U.S. Air Force F-35As are conducting flight operations out of Lithuania and Estonia — along with fighter jets from the Royal Danish and Polish air forces — to secure the skies over Baltic allies following Russia’s invasion of Ukraine.
Six Lightning IIs with the 34th Fighter Squadron out of Hill Air Force Base, Utah, forward deployed from Spangdahlem Air Base, Germany, to NATO’s eastern flank Feb. 24 to augment the alliance’s air policing mission, just one day after Russia invaded Ukraine.
NATO released video Tuesday of F-35s conducting flight operations at Šiauliai Air Base in Lithuania. Other Lightning IIs are deployed to Ämari Air Base in Estonia and Feteşti Air Base in Romania.
Operating alongside F-16 Fighting Falcon and F-15 Eagle fighter jets, the F-35s are tasked with ensuring no illegal or threatening air traffic is present in NATO territory, a tall order as Russia continues its assault on Ukraine.
Other U.S. aircraft that have also forward deployed in the past week include 20 AH-64 Apache helicopters that were sent from bases in Germany to the Baltics, 12 more Apaches sent from Greece to Poland and possibly two additional F-35s that were sent to an unspecified location along NATO’s southeastern flank.
“We want to send an unmistakable message that the United States together with our allies will defend every inch of NATO territory and abide by the commitments we made into NATO,” President Joe Biden said in a speech detailing the U.S.’s economic sanctions against Russia.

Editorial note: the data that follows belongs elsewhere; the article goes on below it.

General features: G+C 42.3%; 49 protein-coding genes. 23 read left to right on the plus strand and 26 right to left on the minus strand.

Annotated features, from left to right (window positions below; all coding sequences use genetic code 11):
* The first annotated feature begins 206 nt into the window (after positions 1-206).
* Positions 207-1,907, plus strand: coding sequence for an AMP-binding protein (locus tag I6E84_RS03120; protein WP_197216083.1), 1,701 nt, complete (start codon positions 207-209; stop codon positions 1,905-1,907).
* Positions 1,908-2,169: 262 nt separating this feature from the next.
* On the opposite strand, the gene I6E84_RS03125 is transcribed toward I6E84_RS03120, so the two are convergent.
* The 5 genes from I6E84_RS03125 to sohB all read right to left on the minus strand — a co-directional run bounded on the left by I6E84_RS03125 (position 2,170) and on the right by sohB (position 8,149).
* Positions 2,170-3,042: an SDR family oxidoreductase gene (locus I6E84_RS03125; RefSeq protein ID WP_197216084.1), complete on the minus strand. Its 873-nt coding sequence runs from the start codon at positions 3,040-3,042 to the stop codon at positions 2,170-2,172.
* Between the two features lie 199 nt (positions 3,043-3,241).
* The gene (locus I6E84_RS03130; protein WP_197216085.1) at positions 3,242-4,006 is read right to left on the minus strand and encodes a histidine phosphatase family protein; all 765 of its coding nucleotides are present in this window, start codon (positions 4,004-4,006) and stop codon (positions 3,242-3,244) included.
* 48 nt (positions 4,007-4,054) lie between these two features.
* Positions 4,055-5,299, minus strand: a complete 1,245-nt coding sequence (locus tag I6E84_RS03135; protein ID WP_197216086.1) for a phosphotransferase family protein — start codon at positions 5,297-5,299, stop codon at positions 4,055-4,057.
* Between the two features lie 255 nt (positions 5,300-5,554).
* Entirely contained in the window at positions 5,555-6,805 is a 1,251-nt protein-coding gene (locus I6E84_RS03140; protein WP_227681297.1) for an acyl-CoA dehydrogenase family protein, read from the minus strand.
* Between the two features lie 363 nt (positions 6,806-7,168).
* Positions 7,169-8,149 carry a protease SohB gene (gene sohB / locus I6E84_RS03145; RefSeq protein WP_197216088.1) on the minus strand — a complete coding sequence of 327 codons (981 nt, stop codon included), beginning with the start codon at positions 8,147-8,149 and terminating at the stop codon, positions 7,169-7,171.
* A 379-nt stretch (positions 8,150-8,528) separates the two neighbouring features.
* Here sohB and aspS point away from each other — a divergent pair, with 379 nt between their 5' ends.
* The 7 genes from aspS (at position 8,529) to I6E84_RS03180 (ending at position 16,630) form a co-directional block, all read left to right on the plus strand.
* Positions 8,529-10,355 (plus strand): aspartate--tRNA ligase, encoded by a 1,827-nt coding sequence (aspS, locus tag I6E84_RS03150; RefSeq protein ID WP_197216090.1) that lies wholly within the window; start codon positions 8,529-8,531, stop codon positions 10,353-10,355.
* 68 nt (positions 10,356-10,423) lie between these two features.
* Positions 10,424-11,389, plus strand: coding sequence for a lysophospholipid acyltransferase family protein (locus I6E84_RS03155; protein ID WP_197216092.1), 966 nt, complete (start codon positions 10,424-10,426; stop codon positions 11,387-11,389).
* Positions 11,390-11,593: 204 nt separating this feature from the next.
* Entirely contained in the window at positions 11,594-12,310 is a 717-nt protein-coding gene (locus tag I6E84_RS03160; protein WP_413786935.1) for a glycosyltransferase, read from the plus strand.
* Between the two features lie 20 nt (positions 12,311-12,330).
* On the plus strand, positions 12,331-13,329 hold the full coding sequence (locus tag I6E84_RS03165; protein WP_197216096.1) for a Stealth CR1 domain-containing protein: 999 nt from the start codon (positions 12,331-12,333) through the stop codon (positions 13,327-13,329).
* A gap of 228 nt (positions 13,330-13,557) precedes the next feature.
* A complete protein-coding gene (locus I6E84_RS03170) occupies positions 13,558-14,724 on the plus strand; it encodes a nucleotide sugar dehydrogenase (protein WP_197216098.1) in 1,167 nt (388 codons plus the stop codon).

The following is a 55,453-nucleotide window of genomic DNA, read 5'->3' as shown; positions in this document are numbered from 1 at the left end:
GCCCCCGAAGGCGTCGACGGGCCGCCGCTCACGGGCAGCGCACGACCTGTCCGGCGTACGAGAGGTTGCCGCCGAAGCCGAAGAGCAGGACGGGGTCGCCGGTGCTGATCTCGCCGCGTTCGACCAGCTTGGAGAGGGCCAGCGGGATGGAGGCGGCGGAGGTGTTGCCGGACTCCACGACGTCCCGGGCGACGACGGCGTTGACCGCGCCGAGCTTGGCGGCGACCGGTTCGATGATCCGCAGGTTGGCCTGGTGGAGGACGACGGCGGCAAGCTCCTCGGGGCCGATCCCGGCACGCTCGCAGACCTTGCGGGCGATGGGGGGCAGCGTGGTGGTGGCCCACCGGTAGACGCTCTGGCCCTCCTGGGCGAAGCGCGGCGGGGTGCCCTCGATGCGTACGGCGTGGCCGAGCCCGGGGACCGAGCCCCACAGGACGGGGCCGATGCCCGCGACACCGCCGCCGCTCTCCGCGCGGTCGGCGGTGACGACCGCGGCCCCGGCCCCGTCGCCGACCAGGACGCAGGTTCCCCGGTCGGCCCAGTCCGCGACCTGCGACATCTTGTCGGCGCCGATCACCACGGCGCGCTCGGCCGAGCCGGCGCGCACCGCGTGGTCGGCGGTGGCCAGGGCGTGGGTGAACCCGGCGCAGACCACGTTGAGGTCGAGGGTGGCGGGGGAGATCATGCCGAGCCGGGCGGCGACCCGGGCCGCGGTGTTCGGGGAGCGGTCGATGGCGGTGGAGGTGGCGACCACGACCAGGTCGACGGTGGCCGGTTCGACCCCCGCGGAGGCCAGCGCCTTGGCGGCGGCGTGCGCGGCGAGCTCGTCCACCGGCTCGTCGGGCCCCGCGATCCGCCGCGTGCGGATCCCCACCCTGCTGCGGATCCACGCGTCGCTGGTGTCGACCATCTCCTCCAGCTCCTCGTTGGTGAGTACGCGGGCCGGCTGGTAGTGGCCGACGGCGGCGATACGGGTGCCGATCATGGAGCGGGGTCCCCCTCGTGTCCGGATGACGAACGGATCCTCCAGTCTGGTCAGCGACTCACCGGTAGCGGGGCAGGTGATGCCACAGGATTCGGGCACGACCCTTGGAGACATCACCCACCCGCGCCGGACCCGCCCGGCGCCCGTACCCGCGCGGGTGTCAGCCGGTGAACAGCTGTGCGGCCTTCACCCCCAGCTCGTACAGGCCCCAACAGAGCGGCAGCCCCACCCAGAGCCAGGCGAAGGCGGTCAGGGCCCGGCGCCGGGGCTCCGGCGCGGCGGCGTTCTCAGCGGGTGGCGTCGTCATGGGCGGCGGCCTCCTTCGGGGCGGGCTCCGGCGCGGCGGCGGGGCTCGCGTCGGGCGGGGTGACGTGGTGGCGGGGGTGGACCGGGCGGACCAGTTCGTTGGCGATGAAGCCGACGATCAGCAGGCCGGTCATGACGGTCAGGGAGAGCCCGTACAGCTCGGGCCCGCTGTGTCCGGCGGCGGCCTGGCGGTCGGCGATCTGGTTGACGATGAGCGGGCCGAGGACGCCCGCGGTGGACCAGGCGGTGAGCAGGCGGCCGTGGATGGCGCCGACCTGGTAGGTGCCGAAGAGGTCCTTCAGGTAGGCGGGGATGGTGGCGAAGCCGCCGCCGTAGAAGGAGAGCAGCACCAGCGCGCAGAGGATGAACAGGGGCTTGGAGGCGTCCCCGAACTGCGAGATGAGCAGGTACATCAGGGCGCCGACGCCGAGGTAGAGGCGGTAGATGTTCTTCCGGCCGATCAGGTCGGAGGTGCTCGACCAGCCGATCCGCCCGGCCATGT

“We still believe that Russia is poised to go much further in launching a massive military attack against Ukraine. I hope we’re wrong about that.”
As the news broke that NATO was activating it’s 40,000-troop-strong Response Force, a senior U.S. F-35 official spoke to Air Force Times under the condition of anonymity on the deployment of U.S. fighter jets to augment NATO missions.
“Why are they in the Baltics? It’s assurance, deterrence and, quite frankly, I think they’ll do training as well, depending on how the situation evolves,” the official said Feb. 23.
“Europe’s going to have 500 F-35s. Only 50 of those are going to be U.S. airplanes at [RAF Lakenheath, England], give or take,” they said. “It has to be seamless with our partners.”
No official word has been given yet by the Defense Department on how long U.S. deployments in response to the Russian invasion will last.
Rachel is a Marine Corps veteran, Penn State alumna and Master's candidate at New York University for Business and Economic Reporting.